There are a number of problems with associating mass shootings with mental illness. First, it stigmatizes millions of people living with mental health conditions. Research shows that negative attitudes surrounding mental illness prevent people from seeking treatment. Linking mental illness with violence threatens to restrict the rights and freedoms we afford ordinary citizens. Second, the burden of identifying would-be shooters has now fallen on psychiatrists who are not necessarily equipped to identify violent gun criminals. A number of states now mandate psychiatrists assess their patients for their potential to commit a violent gun crime, but psychiatrists are not great predictors of gun violence, and some research shows they are no more able to predict gun violence than laypersons. Psychiatrists who fail to identify mass shooters may now be held liable for crimes they fail to predict. Third, linking gun violence to mental health therapies may not help to reduce gun violence. Few of the persons who are most at risk for committing a violent gun crime have been involuntarily hospitalized, and therefore would not be subject to existing legal restrictions on firearms. Finally, the focus on mental health obscures other reasons for our nation’s gun violence problem. By focusing almost exclusively on mental health, we fail to identify the myriad of other factors, including historical, cultural, legal, and economic conditions that contribute to gun violence in our country.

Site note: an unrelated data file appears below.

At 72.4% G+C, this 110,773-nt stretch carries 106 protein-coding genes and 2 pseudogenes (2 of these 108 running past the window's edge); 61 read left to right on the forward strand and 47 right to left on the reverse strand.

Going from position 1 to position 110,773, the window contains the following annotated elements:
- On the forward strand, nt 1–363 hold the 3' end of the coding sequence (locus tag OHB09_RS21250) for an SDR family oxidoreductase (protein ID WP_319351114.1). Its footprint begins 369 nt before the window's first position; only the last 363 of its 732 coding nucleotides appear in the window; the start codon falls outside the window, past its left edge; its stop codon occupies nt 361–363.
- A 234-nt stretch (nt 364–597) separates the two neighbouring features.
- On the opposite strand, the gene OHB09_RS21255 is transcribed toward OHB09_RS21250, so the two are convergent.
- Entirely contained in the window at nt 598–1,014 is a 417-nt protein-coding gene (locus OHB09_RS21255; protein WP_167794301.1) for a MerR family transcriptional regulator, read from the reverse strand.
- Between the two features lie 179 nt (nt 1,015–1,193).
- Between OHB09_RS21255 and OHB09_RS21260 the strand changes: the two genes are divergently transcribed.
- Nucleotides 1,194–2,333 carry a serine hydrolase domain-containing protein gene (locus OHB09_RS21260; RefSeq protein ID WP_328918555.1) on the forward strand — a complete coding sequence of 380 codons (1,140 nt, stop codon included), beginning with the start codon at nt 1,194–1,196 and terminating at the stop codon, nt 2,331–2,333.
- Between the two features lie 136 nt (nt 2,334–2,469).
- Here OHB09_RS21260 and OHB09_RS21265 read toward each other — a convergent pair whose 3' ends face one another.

It is easy to blame mass shootings on the “abnormal brain”–it is far more difficult to uncover or come to terms with the systemic causes of gun violence that wreak havoc on our communities. There are good reasons to ensure all Americans have access to mental health services, but access to such care is unlikely to stem the tide of mass shootings in our country. Mental illness has become a convenient scapegoat for politicians on both sides of the aisle when it comes to mass shootings, but it is time we begin to look more closely at other culprits.
Devan Stahl, PhD, is an Assistant Professor in the Center for Ethics and Humanities in the Life Sciences and the Department of Pediatrics and Human Development in the Michigan State University College of Human Medicine.
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More Bioethics in the News from Dr. Stahl: Disability and the Decisional Capacity to Vote